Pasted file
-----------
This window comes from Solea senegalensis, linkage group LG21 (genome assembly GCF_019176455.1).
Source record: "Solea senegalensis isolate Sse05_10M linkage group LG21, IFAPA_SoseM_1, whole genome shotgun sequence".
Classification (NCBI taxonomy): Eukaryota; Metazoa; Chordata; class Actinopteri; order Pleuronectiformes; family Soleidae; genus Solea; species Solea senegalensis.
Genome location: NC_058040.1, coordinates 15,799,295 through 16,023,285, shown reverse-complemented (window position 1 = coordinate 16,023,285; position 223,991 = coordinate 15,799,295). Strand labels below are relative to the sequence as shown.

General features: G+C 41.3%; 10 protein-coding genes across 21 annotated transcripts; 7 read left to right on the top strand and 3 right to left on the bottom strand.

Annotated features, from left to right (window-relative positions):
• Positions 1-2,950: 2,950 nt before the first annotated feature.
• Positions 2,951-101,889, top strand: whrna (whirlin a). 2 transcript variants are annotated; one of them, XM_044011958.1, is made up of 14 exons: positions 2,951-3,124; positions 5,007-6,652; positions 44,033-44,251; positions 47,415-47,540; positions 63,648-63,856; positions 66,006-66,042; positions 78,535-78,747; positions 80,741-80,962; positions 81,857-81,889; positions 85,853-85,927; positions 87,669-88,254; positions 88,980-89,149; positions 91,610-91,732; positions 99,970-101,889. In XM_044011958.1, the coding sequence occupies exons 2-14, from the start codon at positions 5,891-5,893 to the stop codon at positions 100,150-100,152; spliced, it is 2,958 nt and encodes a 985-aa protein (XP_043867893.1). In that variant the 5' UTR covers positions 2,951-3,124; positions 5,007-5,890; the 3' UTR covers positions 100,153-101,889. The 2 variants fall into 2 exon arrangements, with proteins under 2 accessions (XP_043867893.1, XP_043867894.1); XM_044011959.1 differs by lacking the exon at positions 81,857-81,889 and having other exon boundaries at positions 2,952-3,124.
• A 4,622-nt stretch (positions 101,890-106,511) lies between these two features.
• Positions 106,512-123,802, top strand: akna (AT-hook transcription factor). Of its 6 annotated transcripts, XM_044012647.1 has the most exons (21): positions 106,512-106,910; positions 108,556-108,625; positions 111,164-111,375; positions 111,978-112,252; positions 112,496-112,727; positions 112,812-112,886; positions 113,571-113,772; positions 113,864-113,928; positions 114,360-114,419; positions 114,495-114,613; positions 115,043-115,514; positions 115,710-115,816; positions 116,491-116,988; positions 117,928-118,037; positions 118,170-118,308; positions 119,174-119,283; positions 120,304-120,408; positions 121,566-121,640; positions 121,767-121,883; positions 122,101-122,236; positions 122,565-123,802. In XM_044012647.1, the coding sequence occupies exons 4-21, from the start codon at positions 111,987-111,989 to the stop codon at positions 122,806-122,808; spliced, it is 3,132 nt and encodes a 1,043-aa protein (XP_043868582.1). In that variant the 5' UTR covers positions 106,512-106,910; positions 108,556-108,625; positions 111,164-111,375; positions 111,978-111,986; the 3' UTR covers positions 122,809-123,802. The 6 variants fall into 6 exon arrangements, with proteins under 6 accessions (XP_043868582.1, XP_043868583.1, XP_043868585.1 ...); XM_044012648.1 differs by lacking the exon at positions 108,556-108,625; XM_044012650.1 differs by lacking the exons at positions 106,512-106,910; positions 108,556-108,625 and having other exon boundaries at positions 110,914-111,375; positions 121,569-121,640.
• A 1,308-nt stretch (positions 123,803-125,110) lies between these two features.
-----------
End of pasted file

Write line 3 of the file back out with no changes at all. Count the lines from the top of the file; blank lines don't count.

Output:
Classification (NCBI taxonomy): Eukaryota; Metazoa; Chordata; class Actinopteri; order Pleuronectiformes; family Soleidae; genus Solea; species Solea senegalensis.